16-Dec-2007

Politics & Facts

NR Narayana Murthy on fact-based decision-making (page 13):
Chennai: Infosys mentor N R Narayana Murthy on Saturday flayed politicians for taking “ego-centric” stand on several critical issues, including Indo-US nuclear deal, without properly studying the facts. “Most of our politicians do not have the details of the Indo-US nuclear deal. However, they are taking a stand”, he said speaking at a management seminar organised by the Great Lakes Institute of Management here on Saturday.

“When I ask them have you read the 123 agreement, please tell me what areas which you see are bad, very few of them are in a position to give facts. However, they have already taken a position,”

...Advising the students, he said, “please avoid taking decisions based on ego, based on perceptions and go for an analysis based on data and facts. In the end, everybody is happy.”
No one denies the merits of fact-based decision-making. And one respects NR Narayana Murthy immensely for doing what he has done with Infosys and for his 'High thinking and simple living', but there are some issues with the above formulation with respect to the nuclear deal.

1. The other party involved in this deal is not fact-based. It's record on Iraq, Iran, Kyoto/global warming, Pakistan - and all this in the very recent past that I remember - speak of a singular contempt for fact and a love of self-interest above everything else. Do we want to deal with such an entity without closing all loopholes in the agreement?

2. There are some salient facts quite apart from the text of the 123 agreement itself which should make one reject the deal.
  • The record of the UPA government in being pressurised by the US on account of the deal, into acting quite differently from how it would have normally is quite poor. The Iran vote, the IPI gas pipeline, removing explicitly pro-pipeline Mani Shankar Aiyer from the Petroleum Ministry, cooling off of relations with Russia - all these are examples.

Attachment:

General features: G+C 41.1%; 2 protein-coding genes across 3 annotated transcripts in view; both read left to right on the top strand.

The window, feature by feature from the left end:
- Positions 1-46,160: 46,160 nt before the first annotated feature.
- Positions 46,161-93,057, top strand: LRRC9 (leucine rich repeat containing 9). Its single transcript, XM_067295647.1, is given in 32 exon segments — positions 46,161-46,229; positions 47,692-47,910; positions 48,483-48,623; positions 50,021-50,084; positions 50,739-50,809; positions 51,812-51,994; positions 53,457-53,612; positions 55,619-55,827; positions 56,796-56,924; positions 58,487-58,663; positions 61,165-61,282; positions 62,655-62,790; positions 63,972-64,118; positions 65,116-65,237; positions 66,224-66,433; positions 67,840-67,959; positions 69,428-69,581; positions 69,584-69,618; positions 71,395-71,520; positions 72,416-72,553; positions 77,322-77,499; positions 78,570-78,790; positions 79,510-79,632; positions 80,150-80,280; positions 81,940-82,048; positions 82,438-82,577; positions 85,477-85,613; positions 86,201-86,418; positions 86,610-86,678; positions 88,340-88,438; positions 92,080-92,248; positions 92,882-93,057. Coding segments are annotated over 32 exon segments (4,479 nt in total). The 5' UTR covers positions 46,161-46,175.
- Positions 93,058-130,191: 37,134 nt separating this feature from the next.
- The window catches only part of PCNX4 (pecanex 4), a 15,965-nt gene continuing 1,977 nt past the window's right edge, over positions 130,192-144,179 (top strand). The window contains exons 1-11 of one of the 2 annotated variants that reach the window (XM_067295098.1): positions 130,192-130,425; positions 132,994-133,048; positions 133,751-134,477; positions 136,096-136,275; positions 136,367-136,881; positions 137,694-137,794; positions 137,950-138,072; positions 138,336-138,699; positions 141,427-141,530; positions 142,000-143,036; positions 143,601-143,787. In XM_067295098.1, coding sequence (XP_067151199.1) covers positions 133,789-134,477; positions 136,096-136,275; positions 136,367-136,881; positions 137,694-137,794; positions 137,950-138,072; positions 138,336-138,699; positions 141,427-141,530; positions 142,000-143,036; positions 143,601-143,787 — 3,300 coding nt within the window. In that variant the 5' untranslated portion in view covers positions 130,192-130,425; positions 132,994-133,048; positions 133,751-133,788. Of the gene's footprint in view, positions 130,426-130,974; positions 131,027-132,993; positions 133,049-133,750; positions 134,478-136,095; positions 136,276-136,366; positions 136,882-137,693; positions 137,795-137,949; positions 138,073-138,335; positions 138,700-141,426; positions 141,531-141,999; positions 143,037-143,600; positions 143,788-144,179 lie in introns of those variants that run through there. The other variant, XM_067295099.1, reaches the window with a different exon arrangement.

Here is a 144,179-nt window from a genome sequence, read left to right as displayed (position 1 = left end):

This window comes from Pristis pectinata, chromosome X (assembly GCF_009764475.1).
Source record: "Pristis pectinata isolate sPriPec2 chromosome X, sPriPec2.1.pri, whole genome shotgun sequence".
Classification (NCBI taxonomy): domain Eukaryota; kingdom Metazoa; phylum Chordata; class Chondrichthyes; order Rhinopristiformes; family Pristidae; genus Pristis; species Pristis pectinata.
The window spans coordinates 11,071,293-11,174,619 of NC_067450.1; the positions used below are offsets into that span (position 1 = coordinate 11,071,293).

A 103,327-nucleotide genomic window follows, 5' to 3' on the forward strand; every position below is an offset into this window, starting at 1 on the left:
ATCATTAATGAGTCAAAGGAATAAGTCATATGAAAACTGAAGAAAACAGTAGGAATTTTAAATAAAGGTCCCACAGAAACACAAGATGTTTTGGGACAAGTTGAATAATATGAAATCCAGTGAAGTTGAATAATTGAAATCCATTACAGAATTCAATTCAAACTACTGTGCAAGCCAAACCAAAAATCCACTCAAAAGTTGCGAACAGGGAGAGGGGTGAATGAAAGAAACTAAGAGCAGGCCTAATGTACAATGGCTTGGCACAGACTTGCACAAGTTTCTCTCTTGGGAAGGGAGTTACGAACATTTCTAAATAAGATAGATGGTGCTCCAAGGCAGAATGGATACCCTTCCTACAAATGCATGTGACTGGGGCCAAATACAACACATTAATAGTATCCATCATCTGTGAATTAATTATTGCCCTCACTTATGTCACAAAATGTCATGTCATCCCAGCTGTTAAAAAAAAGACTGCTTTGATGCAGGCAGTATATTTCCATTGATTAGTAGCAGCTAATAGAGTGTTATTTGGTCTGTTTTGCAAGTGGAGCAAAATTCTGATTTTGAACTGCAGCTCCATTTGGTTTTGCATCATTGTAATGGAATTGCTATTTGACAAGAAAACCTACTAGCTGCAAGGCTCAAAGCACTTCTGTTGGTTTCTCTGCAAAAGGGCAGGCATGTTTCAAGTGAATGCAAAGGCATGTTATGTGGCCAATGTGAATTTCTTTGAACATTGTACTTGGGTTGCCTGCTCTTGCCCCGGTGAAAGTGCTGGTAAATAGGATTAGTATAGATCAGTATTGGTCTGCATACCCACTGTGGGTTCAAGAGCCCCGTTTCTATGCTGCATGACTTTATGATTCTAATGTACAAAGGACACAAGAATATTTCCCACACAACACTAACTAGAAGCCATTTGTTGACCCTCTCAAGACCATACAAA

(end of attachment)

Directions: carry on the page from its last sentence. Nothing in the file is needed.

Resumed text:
• The Hyde Act which everyone agrees is quite disagreeable, and the fact that there is no explicit clause which prevents the US from taking recourse to its domestic laws (e.g., the Hyde Act) to pull out of the 123 agreement - though such a clause is explicitly mentioned in the 123 agreement with China.
3. Politics and foreign policy cannot be entirely driven by fact. If it were, the West would not need to be dragged kicking and screaming to sign the Kyoto deal. Hundreds of thousands would not have lost their lives in Iraq. The courts would not be required to force, say, the Delhi government to make CNG compulsory in vehicles. I think that is why politics is called the art of the possible.

4. Forget politics, even some corporate policies are based on some vague thoughts without any basis in facts. Take for example, the matter of clothes in some IT based companies. Some of them require formal clothing on almost all days. This includes wearing of ties on certain days, which meets with lots of natural chaffing at the bit given the day-time temperatures in many Indian cities. Some companies going to the extent of advising their female employees not to forget to use dupattas! What are the possible reasons for such a policy?
  • Productivity? Google among other highly productive companies don't have formal clothing rules. In fact, I believe Googlers/googlies are allowed to bring their pets to the office!
  • Making favourable impressions on visiting clients? Has any fact-based study been made on whether clients give more weightage to clothes that their vendors' employees wear compared to the quality of deliverables. I've not heard of any such study.
  • Getting employees used to wearing formals and getting the tie-knot just right? But a training session (or sessions) before the employee flies to the land of formality would probably be just as effective - have any facts been gathered on the efficacy of the two methods?
Where are the facts on whos basis this policy exists?

5. Sometime ago, NR Narayana Murthy called for a road on piles to Electronics City in Bangalore to reduce commute times. The government jumped to it promptly and the road is coming up. I have not come across any facts about the cost of the road, what its benefits are compared to the costs, what alternatives were considered, how exactly it would help when the rest of the city is still jamming away like Jimi Hendrix, etc. What does one say about that?

Of course, one would also love to know how many of the deal's supporters have read the 123 agreement in full.

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